Topcliffe Mill Wheel

By Ralph Betts

Topcliffe Mill is believed to have been powered by both undershot and overshot wheels during its life as a working mill.

Undershot Wheels

Photo: Illustrative image for the 'Topcliffe Mill Wheel' page

An undershot wheel (figure 1) is the simplest type of waterwheel and is wholly reliant on the energy of flowing water. It consists of a paddle wheel that is placed so that it is about a quarter submerged in the river. The wheel is turned by the force of the water current against the submerged paddles. During the dry season, the level of the water falls and the river flows more slowly, supplying less power to the water wheel.

Overshot Wheels

Photo: Illustrative image for the 'Topcliffe Mill Wheel' page

An overshot wheel (figure 2) is more efficient because it harnesses the force of gravity as well as the water energy. An overshot wheel is positioned so that the water flows onto the top of the wheel. Futhermore in a given location, an overshot wheel is smaller and less costly than an undershot wheel.

The first detailed experiments to test the relative efficiency of undershot and overshot waterwheels were carried out by John Smeaton in 1754.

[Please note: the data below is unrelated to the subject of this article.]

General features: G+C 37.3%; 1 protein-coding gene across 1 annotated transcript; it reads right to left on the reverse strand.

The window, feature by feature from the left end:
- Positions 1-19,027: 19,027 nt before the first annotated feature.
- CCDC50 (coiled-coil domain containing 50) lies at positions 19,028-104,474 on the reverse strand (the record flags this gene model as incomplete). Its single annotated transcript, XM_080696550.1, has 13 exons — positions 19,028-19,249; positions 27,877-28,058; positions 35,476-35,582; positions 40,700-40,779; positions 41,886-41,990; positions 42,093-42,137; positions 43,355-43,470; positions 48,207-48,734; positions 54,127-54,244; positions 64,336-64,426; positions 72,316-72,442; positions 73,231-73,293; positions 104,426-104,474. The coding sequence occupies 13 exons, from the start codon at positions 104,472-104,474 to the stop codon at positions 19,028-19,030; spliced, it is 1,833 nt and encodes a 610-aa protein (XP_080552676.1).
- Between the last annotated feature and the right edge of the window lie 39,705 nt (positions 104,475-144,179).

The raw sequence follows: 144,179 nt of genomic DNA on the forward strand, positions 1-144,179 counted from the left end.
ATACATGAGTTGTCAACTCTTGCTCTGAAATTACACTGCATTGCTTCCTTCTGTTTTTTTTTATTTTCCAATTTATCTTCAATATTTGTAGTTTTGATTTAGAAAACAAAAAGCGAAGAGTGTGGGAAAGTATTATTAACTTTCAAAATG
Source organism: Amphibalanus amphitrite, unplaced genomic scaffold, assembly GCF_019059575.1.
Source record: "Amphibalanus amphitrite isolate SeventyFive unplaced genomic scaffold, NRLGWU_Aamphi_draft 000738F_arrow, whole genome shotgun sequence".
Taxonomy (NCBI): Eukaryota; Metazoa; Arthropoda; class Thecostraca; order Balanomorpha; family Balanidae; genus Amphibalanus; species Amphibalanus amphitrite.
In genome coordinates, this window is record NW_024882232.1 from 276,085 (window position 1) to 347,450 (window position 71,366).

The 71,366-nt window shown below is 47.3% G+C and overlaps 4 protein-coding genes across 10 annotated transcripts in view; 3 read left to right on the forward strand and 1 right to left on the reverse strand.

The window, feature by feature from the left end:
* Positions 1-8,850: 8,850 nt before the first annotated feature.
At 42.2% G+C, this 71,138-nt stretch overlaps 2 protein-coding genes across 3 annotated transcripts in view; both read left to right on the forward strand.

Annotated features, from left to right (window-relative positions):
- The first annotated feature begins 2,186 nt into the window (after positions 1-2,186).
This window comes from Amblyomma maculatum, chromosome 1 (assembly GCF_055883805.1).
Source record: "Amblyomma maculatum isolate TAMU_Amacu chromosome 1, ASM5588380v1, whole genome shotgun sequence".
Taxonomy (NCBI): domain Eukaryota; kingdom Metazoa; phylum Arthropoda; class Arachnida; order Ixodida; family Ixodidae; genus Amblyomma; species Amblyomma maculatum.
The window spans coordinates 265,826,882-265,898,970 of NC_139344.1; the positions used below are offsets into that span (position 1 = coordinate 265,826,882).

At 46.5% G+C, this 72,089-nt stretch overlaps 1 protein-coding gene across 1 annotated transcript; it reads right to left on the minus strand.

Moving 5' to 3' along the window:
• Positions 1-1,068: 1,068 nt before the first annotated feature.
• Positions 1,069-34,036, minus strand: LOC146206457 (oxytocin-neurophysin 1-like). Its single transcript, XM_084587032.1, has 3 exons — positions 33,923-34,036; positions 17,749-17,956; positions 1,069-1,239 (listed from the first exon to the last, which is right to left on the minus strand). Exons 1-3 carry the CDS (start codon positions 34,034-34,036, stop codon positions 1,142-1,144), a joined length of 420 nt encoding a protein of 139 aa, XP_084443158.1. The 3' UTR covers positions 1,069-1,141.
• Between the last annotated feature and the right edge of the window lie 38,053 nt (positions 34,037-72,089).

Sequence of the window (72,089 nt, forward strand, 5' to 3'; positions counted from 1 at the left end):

Topcliffe Mill Wheel

The most recent water wheel was removed in 1942 and unfortunately there are no known photographs of the wheel.

Photo:The mill race showing the pentrough and wheel axle, May 2017

The mill race showing the pentrough and wheel axle, May 2017

Photograph by Kathryn Betts

Mill Wheel Type

Examination of the wear on the cogs shows that the wheel was overshot when last used. The overshot feed pentrough (see the photograph to the right) also remains in place.

Mill Wheel Dimensions

The vertical distance from the feed pentrough to the lower water level (at the existing tail race) is 2.38m. The inner width of the feed pentrough is 2.05m. A reasonable estimate of the most recent wheel dimensions is 2.2m diameter by 2.2m wide.

River Flow

There is an Environment Agency gauging station immediately upstream of the Mill. EA figures for the period 1/1/1981 to 1/3/2010 show an average flow of 0.124m3/s = 124kg/s.

Power Generated

Power = Energy lost per second = mgh/t

Using m/t = 124kg/s, g = 9.81N/kg and h = 2.2m (the wheel diameter),

Power = 124 x 9.81 x 2.2 = 2676W = 2.676kW

For grinding grain, this is reduced by the efficiency of the wheel (estimate 80%), the efficiency of the machinery (cogs, bearings etc – estimate 30%) giving 0.64kW mechanical power at the grinding stones.

For generating electricity using the same wheel (estimated efficiency 80%) and using a modern and efficient gearbox (estimated efficiency 80%) and generator (estimated efficiency 80%) this suggests around 1.37kW electrical power could be generated.

This page was added by Kathryn Betts on 12/05/2017.

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